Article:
Indeed, even his rhetoric often belies his genuine stance. Following his Ghana visit, Obama met with AIPAC (American-Israel Political Action Committee). Brother president did not tell them to stop blaming the Holocaust for their problems (?) nor did he suggest that Israel cease relying upon US foreign aid — which amounts to over half the US foreign aid budget — and do for itself. Still, that is what he said while in Ghana. Obama said Africans must stop blaming colonialism and begin to depend upon their own devices, even while pushing AFRICOM. His statements in Ghana are reminiscent of last year’s Fathers Day speech, wherein he castigated absentee fathers in the black community, while ignoring conditions like unemployment which cause social disintegration and black family instability.

While the US GDP is about $13 trillion, the current military budget is $969 billion. The US maintains 737 bases around the world. It seeks to ring bases around Africa (AFRICOM) to guarantee access to oil. By 2015, it is estimated the US will receive 25% of its oil imports from Africa, which has already become the main supplier to the United States. Other strategic resources that AFRICOM will defend include coltan, gold, platinum, diamonds, timber, agriculture, political allies and labor.
African does not need foreign troops on its soil. While Obama says stop blaming colonialism, he forgets how the former colonial powers have behaved in the post-colonial period. This involves the overthrow of Nkrumah, Azikwe, Tolbert and others. During this period, history records the overthrow and physical liquidation of Patrice Lumumba for the long-term destabilization of Congo for Imperialist interests. Agents killed Cabral, Neto and Mondlane in newly independent Portuguese colonies, severely the path of development for Guinea-Bissau, Angola and Mozambique, respectively. Apartheid South Africa waged war against neighboring countries and its black population right up thru the Nineties, routinely invading Mozambique, Namibia, Botswana, Zimbabwe and Angola.

The US has had its own sordid background in Africa, hunting down Somali President Mohammed El Aidid and flying vicious sorties over Mogadishu neighborhoods. The US has sent gunships to Liberia and Sierra Leone. CIA agents have played a role in many coups in Africa. The US benefits from the destabilization of DRC, backing the occupiers of Eastern DRC, Uganda’s Yoweri Musaveni and Rwanda’s Paul Kagame. The effects of a US military presence are already obvious to anyone with a critical eye.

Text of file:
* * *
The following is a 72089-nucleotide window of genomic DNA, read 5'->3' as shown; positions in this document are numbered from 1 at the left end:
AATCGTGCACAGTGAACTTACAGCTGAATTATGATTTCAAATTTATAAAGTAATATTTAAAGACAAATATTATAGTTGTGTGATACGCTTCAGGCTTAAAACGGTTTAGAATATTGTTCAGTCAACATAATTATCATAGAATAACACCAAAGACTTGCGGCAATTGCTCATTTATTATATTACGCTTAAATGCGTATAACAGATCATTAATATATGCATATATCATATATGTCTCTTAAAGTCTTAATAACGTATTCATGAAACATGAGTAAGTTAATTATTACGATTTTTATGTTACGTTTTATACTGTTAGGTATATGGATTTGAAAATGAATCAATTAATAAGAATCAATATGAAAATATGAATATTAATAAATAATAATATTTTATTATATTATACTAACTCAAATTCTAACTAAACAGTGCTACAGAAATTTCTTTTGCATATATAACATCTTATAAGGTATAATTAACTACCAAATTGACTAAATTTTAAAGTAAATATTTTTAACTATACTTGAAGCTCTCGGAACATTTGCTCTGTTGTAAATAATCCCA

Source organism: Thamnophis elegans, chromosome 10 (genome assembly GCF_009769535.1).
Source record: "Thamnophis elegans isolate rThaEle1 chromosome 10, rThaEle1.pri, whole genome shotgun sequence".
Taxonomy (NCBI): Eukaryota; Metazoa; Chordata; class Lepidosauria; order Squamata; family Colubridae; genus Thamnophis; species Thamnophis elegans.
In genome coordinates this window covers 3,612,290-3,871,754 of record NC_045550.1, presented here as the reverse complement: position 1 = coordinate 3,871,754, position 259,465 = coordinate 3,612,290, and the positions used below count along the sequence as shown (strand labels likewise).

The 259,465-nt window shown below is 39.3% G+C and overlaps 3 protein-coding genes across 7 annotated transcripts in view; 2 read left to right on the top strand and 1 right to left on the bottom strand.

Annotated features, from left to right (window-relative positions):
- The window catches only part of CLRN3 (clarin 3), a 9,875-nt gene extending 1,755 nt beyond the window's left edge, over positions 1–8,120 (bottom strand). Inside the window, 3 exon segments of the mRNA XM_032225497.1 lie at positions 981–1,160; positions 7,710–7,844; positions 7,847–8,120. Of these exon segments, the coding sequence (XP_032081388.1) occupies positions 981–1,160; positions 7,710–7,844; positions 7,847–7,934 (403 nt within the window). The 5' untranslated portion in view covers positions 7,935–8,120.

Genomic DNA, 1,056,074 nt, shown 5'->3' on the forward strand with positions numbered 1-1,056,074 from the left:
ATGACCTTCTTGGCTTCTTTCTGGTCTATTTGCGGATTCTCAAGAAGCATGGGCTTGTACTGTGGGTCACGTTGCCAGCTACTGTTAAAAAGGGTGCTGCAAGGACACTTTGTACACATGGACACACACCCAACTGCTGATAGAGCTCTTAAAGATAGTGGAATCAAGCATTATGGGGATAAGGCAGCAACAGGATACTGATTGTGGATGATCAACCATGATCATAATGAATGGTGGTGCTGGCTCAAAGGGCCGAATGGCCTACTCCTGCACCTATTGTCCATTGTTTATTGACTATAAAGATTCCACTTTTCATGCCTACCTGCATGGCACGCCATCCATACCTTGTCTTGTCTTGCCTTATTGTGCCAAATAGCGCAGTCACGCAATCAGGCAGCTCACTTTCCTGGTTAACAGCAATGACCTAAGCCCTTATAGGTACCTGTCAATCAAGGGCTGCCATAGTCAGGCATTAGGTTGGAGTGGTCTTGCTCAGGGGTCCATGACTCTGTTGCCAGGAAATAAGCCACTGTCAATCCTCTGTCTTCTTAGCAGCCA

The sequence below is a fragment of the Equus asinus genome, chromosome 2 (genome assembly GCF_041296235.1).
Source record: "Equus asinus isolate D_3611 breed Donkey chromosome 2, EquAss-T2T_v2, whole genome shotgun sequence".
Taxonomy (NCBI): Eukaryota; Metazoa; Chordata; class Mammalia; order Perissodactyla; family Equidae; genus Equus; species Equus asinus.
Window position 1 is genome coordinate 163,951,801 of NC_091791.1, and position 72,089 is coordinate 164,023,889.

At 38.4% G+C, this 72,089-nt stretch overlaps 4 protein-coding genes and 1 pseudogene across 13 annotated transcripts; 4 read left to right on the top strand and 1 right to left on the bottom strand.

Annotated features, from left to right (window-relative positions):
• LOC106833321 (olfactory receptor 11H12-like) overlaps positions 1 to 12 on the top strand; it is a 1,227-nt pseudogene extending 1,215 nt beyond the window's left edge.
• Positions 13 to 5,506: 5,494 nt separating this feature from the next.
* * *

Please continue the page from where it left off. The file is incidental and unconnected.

The solution for Africa’s problems is not AFRICOM. It is not foreign aid. It is in what Kwame Nkrumah stated and so tirelessly worked towards, the unification of Africa under a singular socialist state. That is not on the agenda for the majority of African leaders, who seek to maintain their despotic grips on power to control fiefdoms for Imperialism. Such leaders maintain the status quo, with Africa remaining a begging bowl ravaged by guinea worm, schistosomiasis, AIDS, war, malnutrition, rape, and ignorance. Cheik Anta Diop, John Henrik Clarke and other great historians had great suggestions for redeeming our Motherland from the chokehold of capitalism. We have to accept their advice to free our people.

When Obama attended the OAS conference a few months ago, Venezuelan President Hugo Chavez gave him a book, Eduardo Galeano’s prosaic, polemic tour de force, The Open Veins of Latin America. Had Obama read it, that would signify the beginning of real change in the United States White House.

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Flogging the Willie Lynches

Defeat Neo-Colonial Ideology!

An African patriot, a brother from the DR Congo, recently stated on his Facebook page that he had just crossed the James River (Virginia), where Willie Lynch supposedly delivered his infamous speech. This young brother, a steeled freedom fighter for the Congolese African people, has obviously been exposed to the mythology of the black middle class. Willie Lynch never delivered any speeches in Virginia on how whip crackers need to manage their slaves. Yet he did not kno this, and mistook the urban legend as fact.